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Will My Dental Insurance Cover it?

This is probably the most common question that my office manager is asked in a day’s time.  Although many people have some form of third-party assistance with their dental expenses, there is a false understanding that dental benefits are truly an “insurance,” which typically is a safety net for unpredictable expenses.  For example, you carry fire, wind, and theft insurance on your home just for the unlikely event that your home would be damaged in a storm, burglary, or fire.  Insurance companies bet that you will never need it, and you bet that you will.  Fortunately, the insurance company often wins the bet.  Dental insurance is an entirely different animal because you will most likely use your benefits every year.  Dental insurance companies know this and do everything they can in the form of contracts, preferred doctor lists, incentives to employers, claim delays and denials, pre-approval requirements for care, etc., to avoid paying out your benefits so that they can turn a profit on your employer’s dime.  Essentially, there are three types of dental insurance:  Managed Care, Indemnity, and Direct Reimbursement.  Since every employer’s individual plan is based on a different contract with a different insurance company, all we can usually give for an honest answer is, “The good plans cover it, and the bad ones don’t.Dental Insurance Plans

Managed Care dental plans restrict the level of care and frequency of treatment, attempt to contain the costs of dental care by controlling the level of reimbursement for care, and ultimately limit access to dental care.  Often, these plans stipulate that employers must direct their employees to seek care from a specific list of providers in order for their benefits to apply.  Care quality may be compromised in this situation because these particular dentists have agreed to charge lower fees for patients on these plans in exchange for gaining a larger patient pool.  Often, to avoid losing money, they choose to purchase less expensive (and possibly lower quality) materials and supplies than their fee-for-service colleagues.  A more favorable situation exists when dental plans have “point-of-service” clauses, which allow patients in managed care plans to seek “out-of-network” care from dentists of their own choice.  However, reimbursement benefits are usually lower than what they would be for a “preferred provider” dentist.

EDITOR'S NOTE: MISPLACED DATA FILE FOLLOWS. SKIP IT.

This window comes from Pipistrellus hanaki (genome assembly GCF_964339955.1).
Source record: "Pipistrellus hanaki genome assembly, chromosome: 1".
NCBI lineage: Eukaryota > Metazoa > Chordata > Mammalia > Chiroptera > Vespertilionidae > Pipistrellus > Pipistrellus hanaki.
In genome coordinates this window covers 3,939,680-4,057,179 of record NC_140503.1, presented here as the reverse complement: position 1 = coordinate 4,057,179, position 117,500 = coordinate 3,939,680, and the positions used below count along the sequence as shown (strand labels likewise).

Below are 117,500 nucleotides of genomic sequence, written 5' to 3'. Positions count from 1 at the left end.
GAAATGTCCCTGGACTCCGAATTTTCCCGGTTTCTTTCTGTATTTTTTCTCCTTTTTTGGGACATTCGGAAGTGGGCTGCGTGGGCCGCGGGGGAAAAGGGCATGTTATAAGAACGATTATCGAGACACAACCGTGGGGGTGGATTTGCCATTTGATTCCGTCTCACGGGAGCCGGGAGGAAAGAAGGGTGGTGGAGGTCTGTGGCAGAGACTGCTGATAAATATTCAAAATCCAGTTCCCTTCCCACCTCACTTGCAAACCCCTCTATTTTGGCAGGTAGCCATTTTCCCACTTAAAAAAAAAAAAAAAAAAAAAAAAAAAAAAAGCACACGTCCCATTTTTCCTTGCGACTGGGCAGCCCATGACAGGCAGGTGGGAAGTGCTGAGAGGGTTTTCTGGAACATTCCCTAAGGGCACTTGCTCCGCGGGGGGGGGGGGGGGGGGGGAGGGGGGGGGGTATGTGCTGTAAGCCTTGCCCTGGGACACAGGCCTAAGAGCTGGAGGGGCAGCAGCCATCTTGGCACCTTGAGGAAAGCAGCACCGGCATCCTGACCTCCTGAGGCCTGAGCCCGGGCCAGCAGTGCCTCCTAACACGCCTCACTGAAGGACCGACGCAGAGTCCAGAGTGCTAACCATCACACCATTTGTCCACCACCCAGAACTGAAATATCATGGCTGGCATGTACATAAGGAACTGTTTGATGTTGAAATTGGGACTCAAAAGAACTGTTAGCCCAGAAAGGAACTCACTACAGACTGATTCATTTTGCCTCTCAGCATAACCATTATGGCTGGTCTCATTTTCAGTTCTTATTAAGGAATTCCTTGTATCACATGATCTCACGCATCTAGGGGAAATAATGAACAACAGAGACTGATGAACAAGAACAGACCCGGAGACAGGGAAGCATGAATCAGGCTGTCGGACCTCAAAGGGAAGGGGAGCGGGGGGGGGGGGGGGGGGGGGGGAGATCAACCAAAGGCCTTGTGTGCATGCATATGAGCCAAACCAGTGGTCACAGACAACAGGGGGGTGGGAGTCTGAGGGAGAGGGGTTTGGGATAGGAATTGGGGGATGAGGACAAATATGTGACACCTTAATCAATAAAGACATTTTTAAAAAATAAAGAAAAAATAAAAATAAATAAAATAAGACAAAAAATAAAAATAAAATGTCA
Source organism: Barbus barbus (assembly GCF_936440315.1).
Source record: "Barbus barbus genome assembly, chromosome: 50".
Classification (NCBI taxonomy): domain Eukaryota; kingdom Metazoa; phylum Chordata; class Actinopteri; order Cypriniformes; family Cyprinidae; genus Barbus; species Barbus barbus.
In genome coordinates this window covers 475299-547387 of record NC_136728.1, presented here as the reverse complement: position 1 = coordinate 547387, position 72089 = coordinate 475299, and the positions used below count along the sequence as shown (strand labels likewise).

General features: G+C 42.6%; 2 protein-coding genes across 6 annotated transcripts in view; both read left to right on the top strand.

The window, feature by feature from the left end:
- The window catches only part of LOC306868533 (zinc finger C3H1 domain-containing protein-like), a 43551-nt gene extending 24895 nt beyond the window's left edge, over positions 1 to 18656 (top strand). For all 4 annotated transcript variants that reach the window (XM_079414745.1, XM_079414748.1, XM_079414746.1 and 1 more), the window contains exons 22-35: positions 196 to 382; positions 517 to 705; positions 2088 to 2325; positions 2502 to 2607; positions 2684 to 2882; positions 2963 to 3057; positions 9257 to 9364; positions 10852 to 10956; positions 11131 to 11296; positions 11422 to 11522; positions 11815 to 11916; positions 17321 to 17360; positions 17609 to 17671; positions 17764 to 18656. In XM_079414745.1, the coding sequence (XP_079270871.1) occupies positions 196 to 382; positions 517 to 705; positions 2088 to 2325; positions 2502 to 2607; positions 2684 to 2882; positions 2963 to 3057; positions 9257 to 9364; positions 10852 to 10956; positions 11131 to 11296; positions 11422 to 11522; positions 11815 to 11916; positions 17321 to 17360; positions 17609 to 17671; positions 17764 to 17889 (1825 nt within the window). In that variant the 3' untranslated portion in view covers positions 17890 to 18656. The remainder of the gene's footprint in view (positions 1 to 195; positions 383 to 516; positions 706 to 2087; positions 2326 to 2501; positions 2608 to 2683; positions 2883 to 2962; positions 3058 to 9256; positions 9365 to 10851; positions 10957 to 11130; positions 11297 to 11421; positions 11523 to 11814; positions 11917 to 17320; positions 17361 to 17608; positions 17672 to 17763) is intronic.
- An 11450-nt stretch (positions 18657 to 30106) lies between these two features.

An indemnity plan is a plan that pays a certain amount for a dental procedure, regardless of the dentist’s fee.  Often the words “usual, customary, and reasonable” are used to describe what the insurance company is willing to pay for each covered service.  In fact, this terminology is very rarely correct because every insurance company figures these benefits based on a pool of negotiated fees with “preferred provider” dentists who have already agreed to reduced fees and then takes a percentage of that average to label as the “UCR” benefit.  In indemnity plans, the patient is responsible for paying the amount for dental services rendered that is not covered or is “above UCR.”  In no way should this decision by an insurance company be interpreted as meaning that the dentist is charging an unfair fee for a particular service because there are many variables involved in fee determination that are unique to each practice.  In fact, there have been some very large lawsuits filed by the American Dental Association against some major insurance companies for this insinuation.

Finally, there is a third type of dental insurance that is growing in popularity because it clearly provides freedom of choice and increases access to dental care…direct reimbursement. These plans are set up similarly to traditional indemnity plans except that no third party establishes criteria for what services will be covered.  They simply reimburse for treatment that you and your dentist agree upon, based on a determined percentage as established by your employer (e.g., 100% of the first $500 and 70% of the next $500 during a calendar year, etc.).  Again, you as the patient would be responsible for the balance of the count above the benefit reimbursement.  Direct reimbursement provides dental benefits that truly encourage optimal dental health.

Since dental disease is a frequent reason for poor work performance or employee absence, dental benefits are extremely important.  However, there are many very bad plans out there that really are not a benefit at all.  If you are unhappy with your dental benefit package, the best person to talk to is your employer or human resource person.  The American Dental Association offers free dental plan analyses to employers and can be contacted at (312) 440-2746.

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